IRIS Welcomes Michael Van Leesten to our Board of Directors
By Grey Kupiec
Michael’s first personal experience with IRIS began a few years ago, when a friend and IRIS volunteer introduced Michael to a family from Afghanistan. As a muslim who has traveled extensively throughout North Africa and the Middle East, Michael and Shah Jahan, the father of the family, bonded through a shared cultural affinity and appreciation. Their friendship grew, and eventually Shah’s children entered a program for academic skills development that Michael oversaw. Earlier this year, when approached about serving on the IRIS board, Michael saw an opportunity to use his experiences as an organizational developer, an educator, and a person of color to help create impact for families like Shah’s. “IRIS and what it does interests me,” Michael says, “and I think I can contribute to IRIS being a better organization.”
Born and raised in Providence, Rhode Island, Michael earned undergraduate degrees in English and Economics from Dartmouth College and an MBA from Columbia Business School. After building a career as an executive in the financial and insurance industries, Michael earned his teaching certification in mathematics in 2005 and, motivated by a desire that stemmed from his experiences coaching youth soccer, embarked on a new career as a teacher. Michael has held teaching positions at The Foote School and Hopkins School, and served as Director and Director of Advancement of Hopkins School Pathfinder, an academic skills development program serving academically motivated students from New Haven and Bridgeport public and parochial schools. Since April 2020, Michael has served as Director of Organizational Development and Stakeholder Engagement at Social Venture Partners, a philanthropic network that seeks to cultivate funding, partnerships, and effectiveness for non-profit organizations.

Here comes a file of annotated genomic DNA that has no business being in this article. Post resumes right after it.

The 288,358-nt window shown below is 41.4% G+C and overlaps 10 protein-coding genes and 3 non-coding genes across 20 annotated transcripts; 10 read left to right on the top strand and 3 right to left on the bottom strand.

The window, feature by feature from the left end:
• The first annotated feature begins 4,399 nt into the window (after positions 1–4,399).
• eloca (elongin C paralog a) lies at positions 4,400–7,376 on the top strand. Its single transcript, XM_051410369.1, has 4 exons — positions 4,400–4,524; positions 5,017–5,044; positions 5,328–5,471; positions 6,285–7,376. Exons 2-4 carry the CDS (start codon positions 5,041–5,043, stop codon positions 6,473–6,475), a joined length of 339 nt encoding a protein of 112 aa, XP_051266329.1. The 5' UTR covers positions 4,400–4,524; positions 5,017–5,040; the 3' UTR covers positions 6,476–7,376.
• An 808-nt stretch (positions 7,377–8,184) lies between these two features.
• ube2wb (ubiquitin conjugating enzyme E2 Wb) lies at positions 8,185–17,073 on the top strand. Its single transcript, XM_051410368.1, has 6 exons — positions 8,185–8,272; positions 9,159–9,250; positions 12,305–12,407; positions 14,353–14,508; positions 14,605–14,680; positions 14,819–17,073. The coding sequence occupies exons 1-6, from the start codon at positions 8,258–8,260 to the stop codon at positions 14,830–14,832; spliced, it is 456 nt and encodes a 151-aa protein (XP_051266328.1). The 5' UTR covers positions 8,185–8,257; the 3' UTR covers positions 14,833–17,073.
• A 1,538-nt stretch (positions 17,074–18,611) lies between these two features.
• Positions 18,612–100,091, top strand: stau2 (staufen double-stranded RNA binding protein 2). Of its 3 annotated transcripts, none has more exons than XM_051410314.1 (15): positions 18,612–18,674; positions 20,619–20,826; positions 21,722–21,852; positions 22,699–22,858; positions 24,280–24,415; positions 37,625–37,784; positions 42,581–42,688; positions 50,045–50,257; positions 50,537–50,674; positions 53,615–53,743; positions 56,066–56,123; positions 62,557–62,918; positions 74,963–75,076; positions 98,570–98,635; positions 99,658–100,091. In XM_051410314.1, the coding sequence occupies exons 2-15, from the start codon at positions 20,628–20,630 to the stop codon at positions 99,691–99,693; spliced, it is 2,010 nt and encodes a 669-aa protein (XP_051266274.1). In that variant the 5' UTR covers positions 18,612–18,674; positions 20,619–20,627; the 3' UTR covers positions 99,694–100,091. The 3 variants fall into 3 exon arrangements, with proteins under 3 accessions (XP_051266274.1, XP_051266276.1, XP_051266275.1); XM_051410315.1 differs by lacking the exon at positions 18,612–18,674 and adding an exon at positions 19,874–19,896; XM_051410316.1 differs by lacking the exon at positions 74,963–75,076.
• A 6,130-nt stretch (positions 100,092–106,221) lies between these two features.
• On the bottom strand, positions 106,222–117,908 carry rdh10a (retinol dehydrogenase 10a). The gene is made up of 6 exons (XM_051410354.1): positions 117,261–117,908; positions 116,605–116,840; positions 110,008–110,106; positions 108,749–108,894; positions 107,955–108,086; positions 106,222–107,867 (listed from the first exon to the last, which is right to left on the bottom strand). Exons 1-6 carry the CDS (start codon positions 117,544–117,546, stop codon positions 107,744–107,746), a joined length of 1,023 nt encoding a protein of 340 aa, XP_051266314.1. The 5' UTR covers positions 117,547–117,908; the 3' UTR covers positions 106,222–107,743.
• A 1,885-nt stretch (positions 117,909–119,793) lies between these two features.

As an IRIS board member, Michael will bring a strategic view to organizational operations and opportunity planning, and hopes to bring IRIS into the state’s growing sphere of activity and resources in areas like early childhood education and welfare, and career workforce development. Michael sees it as critical that resources like these be made available to the approximately half million immigrants in Connecticut. “That is a voice that needs to be heard in this conversation, it cannot be left out of it.”